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All two-cycle engine tune-ups involve the same parts: spark plugs, air filters, and fuel filters. This article explains the basics of a two-cycle engine tune-up.

Small engines are used in all kinds of power tools and lawn & garden equipment, and like all engines, 2-cycle engines should get a tune-up at least once a year.

The most common mistake that small engine owners make about tune-ups is waiting for the engine to stop working before doing one.

Tune-ups are intended to keep an engine running, not to fix it once it stops. If your engine has stopped working, its possible that the problem could have been prevented with regular tune-ups.

This article explains the steps for a simple 2-cycle engine tune up, including air filter, spark plug, and fuel filter replacement. We use a Shindaiwa T242 Trimmer as a demonstration model for this tune-up, but these steps apply to all 2-cycle engines. 

You will need the following items for this tune-up:

  • a ratcheting socket wrench
  • a new air filter
  • a new spark plug
  • a new fuel filter
  • a hooked wire

Step 1: Replace the Air Filter

Air filter housings are located in different places on different engines, but they're usually in an accessible area on the outside of the block. In the case of this Shindaiwa trimmer, the air filter housing is located on the side of the engine.

Your engine's air filter will be visibly dirty when it's ready for a replacement, and like other tune-up maintenance items, it should be replaced at least annually.

To replace the filter, simply remove the air filter housing, take the old air filter out, install the new filter, and then close the housing.

Most air filter housings open and close with a simple screw.

Step 2: Replace the Spark Plug

The engine's spark plug should be replaced next. To replace the spark plug:
  • First remove the spark plug boot.
  • Use a ratchet to unscrew the old spark plug.
  • * Install the new spark plug with the same ratchet.
  • * Replace the spark plug boot.
Replacing a spark plug only costs a few dollars and takes only seconds to do, but the difference in performance will show in your tool's engine right away and throughout its life.

Step 3: Replace the Fuel Filter

Replacing a 2-cycle engine fuel filter is the most complicated part of the tune-up, but it is still very easy to do.

The fuel filter is connected to the end of the engine's fuel line which rests at the bottom of the fuel tank. To replace the fuel filter, you will have to fish the fuel line and filter out of the fuel tank.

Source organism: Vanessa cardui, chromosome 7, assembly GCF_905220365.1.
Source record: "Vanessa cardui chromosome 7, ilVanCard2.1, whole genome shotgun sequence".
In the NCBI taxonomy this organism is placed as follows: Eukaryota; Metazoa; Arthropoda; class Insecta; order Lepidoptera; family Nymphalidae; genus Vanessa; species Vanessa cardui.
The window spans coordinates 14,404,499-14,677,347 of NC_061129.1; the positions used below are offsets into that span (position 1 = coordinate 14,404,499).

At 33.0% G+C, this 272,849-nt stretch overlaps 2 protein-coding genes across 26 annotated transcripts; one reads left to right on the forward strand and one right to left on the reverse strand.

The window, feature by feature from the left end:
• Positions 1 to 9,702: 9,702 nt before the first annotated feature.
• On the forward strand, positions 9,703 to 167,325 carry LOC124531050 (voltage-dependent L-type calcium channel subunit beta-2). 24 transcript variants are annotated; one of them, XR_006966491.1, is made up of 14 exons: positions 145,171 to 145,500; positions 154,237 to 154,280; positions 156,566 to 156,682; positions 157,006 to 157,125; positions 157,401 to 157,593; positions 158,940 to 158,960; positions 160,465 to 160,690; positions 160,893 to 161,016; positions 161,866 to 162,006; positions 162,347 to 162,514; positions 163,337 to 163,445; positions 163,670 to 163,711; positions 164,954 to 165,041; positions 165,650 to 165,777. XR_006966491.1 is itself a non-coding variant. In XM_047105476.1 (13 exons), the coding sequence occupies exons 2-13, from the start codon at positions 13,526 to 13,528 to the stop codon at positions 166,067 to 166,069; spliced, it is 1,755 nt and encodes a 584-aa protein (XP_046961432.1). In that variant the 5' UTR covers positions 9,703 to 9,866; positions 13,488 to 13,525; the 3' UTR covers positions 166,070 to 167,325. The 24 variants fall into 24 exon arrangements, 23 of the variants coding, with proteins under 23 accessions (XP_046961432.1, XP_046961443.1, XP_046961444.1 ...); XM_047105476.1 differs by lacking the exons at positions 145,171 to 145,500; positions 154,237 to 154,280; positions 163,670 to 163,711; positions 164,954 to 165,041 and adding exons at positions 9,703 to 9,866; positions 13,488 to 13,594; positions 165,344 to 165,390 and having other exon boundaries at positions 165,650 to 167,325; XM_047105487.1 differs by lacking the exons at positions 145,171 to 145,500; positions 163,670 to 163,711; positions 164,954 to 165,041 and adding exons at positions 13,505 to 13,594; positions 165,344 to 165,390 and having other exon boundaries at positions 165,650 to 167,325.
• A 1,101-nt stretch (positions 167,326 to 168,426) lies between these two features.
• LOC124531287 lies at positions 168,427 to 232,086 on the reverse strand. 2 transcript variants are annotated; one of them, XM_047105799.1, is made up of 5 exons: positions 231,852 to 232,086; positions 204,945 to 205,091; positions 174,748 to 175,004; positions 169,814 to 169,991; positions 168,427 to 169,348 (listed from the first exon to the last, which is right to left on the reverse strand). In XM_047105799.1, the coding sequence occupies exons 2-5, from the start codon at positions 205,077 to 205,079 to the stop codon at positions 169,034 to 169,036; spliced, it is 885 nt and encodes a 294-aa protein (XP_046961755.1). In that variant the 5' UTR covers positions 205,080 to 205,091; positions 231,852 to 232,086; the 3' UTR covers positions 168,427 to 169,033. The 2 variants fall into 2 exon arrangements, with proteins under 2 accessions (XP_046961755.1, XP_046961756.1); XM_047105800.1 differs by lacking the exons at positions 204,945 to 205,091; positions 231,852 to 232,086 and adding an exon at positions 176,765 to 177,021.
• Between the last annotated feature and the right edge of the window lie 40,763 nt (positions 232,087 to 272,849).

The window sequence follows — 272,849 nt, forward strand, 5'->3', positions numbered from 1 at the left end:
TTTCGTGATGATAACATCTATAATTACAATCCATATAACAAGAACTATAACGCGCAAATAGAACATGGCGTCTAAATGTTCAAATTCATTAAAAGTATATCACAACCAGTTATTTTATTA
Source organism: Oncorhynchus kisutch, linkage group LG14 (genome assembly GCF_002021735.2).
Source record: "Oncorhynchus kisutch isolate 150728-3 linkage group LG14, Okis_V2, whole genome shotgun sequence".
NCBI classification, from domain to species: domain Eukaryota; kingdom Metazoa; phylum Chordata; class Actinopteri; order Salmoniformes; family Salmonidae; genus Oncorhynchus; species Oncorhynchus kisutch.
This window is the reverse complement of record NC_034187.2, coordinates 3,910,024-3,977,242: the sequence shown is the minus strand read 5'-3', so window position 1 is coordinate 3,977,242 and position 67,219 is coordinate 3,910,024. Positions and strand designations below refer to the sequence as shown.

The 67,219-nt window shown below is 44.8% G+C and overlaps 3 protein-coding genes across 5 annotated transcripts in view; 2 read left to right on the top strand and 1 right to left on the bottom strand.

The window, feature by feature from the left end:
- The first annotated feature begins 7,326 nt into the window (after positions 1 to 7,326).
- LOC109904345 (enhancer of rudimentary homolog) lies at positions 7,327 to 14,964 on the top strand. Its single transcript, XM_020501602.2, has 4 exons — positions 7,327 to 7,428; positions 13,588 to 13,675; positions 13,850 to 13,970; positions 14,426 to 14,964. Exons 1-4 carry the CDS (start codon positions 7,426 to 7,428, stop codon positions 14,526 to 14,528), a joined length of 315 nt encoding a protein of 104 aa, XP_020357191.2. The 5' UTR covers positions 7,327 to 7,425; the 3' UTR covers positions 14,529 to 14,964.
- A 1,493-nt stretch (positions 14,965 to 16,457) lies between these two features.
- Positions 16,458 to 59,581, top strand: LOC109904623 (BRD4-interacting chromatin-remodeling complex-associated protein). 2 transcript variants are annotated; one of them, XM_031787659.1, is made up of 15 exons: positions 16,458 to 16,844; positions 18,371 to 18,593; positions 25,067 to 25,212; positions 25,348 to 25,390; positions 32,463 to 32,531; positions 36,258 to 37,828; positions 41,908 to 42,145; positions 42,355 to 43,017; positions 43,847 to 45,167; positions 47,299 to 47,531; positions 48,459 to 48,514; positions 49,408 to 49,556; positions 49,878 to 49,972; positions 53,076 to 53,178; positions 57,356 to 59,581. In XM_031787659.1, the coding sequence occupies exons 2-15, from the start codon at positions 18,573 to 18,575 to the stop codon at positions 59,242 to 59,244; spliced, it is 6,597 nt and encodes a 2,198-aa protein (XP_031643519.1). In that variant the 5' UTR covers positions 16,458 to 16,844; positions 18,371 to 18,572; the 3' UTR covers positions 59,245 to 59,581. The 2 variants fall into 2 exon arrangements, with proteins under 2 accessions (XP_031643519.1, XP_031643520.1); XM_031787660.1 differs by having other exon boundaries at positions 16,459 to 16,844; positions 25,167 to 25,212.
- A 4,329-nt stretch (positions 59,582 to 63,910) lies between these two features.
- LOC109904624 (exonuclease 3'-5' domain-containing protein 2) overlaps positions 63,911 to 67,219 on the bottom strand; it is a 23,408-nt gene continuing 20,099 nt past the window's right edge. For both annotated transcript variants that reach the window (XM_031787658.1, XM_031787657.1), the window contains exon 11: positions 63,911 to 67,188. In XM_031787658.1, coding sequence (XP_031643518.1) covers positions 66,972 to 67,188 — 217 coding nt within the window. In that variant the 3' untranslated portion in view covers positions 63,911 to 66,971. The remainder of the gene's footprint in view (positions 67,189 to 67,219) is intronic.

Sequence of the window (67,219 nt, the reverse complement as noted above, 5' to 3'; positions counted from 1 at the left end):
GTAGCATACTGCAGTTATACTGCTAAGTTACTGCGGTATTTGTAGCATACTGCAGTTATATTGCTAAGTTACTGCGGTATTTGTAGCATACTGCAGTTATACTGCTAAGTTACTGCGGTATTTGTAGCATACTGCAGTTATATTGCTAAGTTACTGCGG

This where that hooked wire comes in:

  • Using the hooked wire, fish the fuel line and fuel filter out of the engine's fuel tank.
  • Pull the old fuel filter off of the fuel line.
  • Install the new fuel filter by pressing its end into the fuel line.
  • Drop the fuel line and filter back into the fuel tank and make sure that it rests at the bottom-center of the tank.

The end of the fuel filter that attaches to the fuel line is barbed. After it is pressed into the end of the fuel line, the barbs help it to stay attached.

The filter needs to rest at the bottom-center of the tank so that fuel can still get to the line when the trimmer is tilted or turned on its side.

Step 4: Conclusion

There are a few more things that tool owners can do to tune-up their small engines, but replacing filters and spark plugs are the most important.

Start your 2-cycle engine tune up by entering your tool's model number at the top of this or any eReplacementParts.com website page. The "Search By Model Number" field will take you directly to your tool's parts page where you can get the filters and spark plugs you need.

Just bought a rebuilt boat motor, the lift tube in the gas tank was kinked and didn't know it. After first start the primer bulb on the gas line wouldn't ciphon, I tapped on the gas valve on motor and it helped, but still seems like the engine is running rough. What should I do?
When my Weed Whacker wouldn't start I started checking different things. I changed the plug. It'd start briefly if I primed it, but I realized something else was wrong. I found the fuel line broken in pieces. There are 2 lines coming out of the tank. The top one goes to the priming bubble & the other's below that & goes into the engine. Which one is the fuel filter supposed to go on? How do I replace the line(s)?

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